Archive for July, 2009

“T1hIngan maH!*” (Or: The Power of Television)

Posted on July 4th, 2009by Michelle
In Culture, Invented languages, Technology | 1 Comment »

KlingonI’m no sci-fi geek, but I’ll admit I did enjoy the recent Star Trek movie. Off the back of the movie comes something for uber sci-fi geeks and dedicated linguists: the Klingon dictionary for the iPhone.

Originally invented for the Star Trek TV series, the Klingon language is called
tlhIngan Hol, and even has its own language institute. It is one of the more successful invented languages, along with Esperanto and Elvish. It appears to be much more complex than either of those languages, however:

Marc Okrand is a student of various Native American languages, which are notoriously difficult for speakers of Indo-European languages to learn, and in creating Klingon he borrowed rare and unfamiliar grammatical and syntactical rules, along with tongue-twisting sound combinations, from those and other little-known world languages. Klingon verbs have 29 different prefixes to indicate subject and object agreement, Klingon sentences have a highly unorthodox word order (object-verb-subject), and Klingon vocabulary can be almost endlessly agglutinated, meaning that long phrases can be stuck together into single words. (The supposed Klingon proverb “If it is in your way, knock it down,” is expressed in just two words: “Dubotchugh yIpummoH.”) Okrent says her reaction to Klingon, as an accredited linguist, was that “it was completely believable as a language, but somehow very, very odd.”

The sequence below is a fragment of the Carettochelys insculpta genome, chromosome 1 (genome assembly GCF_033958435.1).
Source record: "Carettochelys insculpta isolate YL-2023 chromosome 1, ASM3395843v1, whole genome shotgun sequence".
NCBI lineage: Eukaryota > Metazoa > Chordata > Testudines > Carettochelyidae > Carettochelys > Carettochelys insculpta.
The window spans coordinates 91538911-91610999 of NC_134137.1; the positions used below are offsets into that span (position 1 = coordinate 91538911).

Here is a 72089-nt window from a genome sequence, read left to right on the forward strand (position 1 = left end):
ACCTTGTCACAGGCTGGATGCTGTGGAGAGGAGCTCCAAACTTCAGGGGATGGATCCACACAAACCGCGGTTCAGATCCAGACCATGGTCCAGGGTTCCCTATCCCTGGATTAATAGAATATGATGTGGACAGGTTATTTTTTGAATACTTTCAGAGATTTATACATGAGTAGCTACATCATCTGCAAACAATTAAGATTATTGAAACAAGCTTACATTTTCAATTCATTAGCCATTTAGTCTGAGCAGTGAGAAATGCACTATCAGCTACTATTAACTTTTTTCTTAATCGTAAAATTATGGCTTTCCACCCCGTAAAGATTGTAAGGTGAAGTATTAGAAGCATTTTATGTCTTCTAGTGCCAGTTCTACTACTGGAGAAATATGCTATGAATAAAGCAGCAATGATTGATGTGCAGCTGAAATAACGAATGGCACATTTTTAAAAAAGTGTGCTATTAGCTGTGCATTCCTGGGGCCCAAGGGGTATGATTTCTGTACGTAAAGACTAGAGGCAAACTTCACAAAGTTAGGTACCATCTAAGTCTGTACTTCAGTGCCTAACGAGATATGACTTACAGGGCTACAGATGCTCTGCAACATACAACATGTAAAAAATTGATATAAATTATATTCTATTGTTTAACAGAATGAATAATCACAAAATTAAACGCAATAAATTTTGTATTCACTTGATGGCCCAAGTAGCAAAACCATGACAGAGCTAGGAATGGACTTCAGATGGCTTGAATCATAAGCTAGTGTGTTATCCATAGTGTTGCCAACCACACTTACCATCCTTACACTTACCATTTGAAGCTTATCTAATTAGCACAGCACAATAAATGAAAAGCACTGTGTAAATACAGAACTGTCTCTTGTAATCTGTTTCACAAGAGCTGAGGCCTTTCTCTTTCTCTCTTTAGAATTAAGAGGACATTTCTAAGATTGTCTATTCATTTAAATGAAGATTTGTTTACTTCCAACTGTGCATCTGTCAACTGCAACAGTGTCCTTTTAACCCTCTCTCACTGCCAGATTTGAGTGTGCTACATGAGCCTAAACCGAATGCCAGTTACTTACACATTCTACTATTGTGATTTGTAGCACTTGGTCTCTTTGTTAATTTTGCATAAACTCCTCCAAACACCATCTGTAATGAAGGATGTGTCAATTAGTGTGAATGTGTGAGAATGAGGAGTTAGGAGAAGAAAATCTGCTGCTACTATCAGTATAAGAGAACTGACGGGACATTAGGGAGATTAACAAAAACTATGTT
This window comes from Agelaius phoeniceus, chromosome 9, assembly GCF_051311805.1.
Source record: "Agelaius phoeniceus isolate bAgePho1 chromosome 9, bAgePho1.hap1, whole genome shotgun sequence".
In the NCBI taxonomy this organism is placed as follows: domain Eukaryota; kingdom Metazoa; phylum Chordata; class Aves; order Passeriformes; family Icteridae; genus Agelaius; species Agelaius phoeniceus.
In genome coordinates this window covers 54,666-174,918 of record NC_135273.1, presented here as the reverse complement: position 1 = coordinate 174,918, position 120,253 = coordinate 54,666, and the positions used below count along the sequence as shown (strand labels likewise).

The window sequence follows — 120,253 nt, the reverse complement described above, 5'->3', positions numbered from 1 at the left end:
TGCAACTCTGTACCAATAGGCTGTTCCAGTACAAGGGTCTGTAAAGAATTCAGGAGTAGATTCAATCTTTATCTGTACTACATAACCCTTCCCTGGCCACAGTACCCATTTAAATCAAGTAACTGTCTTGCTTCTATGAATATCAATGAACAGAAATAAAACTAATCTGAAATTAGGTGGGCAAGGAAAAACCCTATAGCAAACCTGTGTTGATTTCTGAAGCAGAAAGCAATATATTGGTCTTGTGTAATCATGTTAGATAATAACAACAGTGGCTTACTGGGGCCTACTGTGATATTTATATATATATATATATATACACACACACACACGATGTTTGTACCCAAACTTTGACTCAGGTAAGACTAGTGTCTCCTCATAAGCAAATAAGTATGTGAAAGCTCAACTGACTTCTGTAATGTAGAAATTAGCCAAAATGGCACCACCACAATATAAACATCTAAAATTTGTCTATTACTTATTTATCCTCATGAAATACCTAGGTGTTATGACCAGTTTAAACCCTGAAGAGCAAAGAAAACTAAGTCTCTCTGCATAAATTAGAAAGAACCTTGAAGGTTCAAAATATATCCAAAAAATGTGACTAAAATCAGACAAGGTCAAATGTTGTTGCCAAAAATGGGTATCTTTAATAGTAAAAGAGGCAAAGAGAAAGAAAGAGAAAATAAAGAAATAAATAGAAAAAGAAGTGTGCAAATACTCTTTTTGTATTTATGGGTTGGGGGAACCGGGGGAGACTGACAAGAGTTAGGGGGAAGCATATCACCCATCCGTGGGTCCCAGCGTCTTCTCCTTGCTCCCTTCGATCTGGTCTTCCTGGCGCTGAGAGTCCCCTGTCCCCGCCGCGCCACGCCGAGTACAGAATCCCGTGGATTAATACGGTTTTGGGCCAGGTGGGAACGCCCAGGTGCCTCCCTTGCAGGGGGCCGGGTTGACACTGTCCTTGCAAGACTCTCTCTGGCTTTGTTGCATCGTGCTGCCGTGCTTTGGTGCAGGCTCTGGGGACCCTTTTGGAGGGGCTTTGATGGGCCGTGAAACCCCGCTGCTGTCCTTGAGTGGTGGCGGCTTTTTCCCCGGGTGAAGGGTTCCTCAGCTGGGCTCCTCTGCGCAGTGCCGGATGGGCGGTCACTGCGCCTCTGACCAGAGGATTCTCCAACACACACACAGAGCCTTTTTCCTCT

Read the rest of the article on invented languages here. And if you’ve never heard Klingon being spoken, check out this young linguist.

(*That’s “we are Klingons!” for all you non-speakers.)

British Spelling Winners

Posted on July 2nd, 2009by Michelle
In Education, Events, Spelling, Words | 1 Comment »

The Times Spelling Bee WinnersThe first big spelling contest in the UK has been decided. A talented trio from St Martin’s School in Middlesex beat teams from all over the country to take the title of The Times Spelling Bee Champions 2009 at the Grand Final in London on June 23rd.

So what kind of word challenges did the winners face? Well, in the quick fire round (the team had to spell as many words in 2 minutes as they could), they spelled contemporaneous and rehearsal in seconds, no pause for thought. From the highlights I’ve seen, that’s what made the St Martin’s team winners – not only could they spell the words correctly, they could spell them quickly.

Other competitors were tripped up by words such as troglodyte and pterodactyl.

Compared to the Scripps Spelling Bee (the major American competition) however, it seems the British have a ways to go. Perusing the sample word list for The Times competition, I can’t say there are any words I haven’t seen before, compared with the final of the Scripps, which threw up zingers like schizaffin. Any kid who can spell that, let alone know the definition definitely deserves a prize. Let’s hope The Times Spelling Bee continues on to become as successful (and difficult!) as the Scripps.